Yes, the estate is great, and the monitor is cheap, but you get what you pay for.
The monitor isn't recognized by any OS (shows up as "Generic PnP monitor" in Windows) because of corrupt data or bad checksum in the EDID. While Windows will fall back graciously and display the native resolution, Linux users are in for many evenings of xorg.conf hacking to override all automatic settings and manually add modelines to make up for the missing data, which can't be found on the "User Manual", all in Korean.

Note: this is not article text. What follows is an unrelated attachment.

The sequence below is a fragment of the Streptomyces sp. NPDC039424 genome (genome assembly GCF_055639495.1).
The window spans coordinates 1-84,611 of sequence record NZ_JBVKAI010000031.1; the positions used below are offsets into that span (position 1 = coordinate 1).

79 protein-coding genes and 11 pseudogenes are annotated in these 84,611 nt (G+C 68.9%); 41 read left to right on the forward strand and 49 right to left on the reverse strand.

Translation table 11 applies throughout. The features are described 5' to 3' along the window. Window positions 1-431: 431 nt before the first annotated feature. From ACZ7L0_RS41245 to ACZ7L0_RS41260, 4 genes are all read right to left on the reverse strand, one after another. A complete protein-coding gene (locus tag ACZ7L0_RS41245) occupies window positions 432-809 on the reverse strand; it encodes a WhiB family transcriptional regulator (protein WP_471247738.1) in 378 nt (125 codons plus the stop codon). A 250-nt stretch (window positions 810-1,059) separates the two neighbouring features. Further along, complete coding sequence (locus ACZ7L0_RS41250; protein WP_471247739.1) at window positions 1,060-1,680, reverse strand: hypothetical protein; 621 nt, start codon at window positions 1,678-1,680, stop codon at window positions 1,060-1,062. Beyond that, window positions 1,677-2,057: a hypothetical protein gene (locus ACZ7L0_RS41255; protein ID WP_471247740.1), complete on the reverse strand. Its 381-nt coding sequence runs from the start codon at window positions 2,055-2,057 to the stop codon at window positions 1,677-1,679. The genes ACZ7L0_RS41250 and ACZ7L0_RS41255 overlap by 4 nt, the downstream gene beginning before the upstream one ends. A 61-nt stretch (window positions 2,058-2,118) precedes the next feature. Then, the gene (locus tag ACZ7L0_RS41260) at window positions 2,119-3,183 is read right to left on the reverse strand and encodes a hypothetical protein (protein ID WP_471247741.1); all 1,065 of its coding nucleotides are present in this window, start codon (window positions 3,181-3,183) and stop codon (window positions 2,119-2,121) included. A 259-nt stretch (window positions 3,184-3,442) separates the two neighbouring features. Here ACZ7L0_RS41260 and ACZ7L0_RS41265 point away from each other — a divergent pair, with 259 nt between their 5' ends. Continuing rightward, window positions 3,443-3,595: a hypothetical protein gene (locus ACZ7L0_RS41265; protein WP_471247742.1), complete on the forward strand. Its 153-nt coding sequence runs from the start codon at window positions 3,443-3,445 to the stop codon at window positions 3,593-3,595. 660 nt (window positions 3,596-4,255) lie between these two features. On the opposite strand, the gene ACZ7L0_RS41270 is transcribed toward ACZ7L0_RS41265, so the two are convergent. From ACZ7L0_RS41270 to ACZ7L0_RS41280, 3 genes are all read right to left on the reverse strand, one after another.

The blacks aren't black, they are gray. Decreasing the luminosity only reduces the already poor contrast ratio. The colors don't look natural.
The glossy panel "feature" only exists because it makes a product look good (as in shiny) on the store shelf. It's a major inconvenience when sitting on the front of the monitor, provided that you don't want to use it as a mirror. If you do, I suggest buying a cheaper, better performing mirror.
The speakers crack loudly every time the display mode changes. The volume buttons don't seem to work.
The stand is not a stand but just a plank screwed (screwdriver included) to the chassis. Its only function is to prevent your monitor from falling flat on the desk.
Despite all of this, the price can't be beaten. Mine came pixel-perfect, and fast.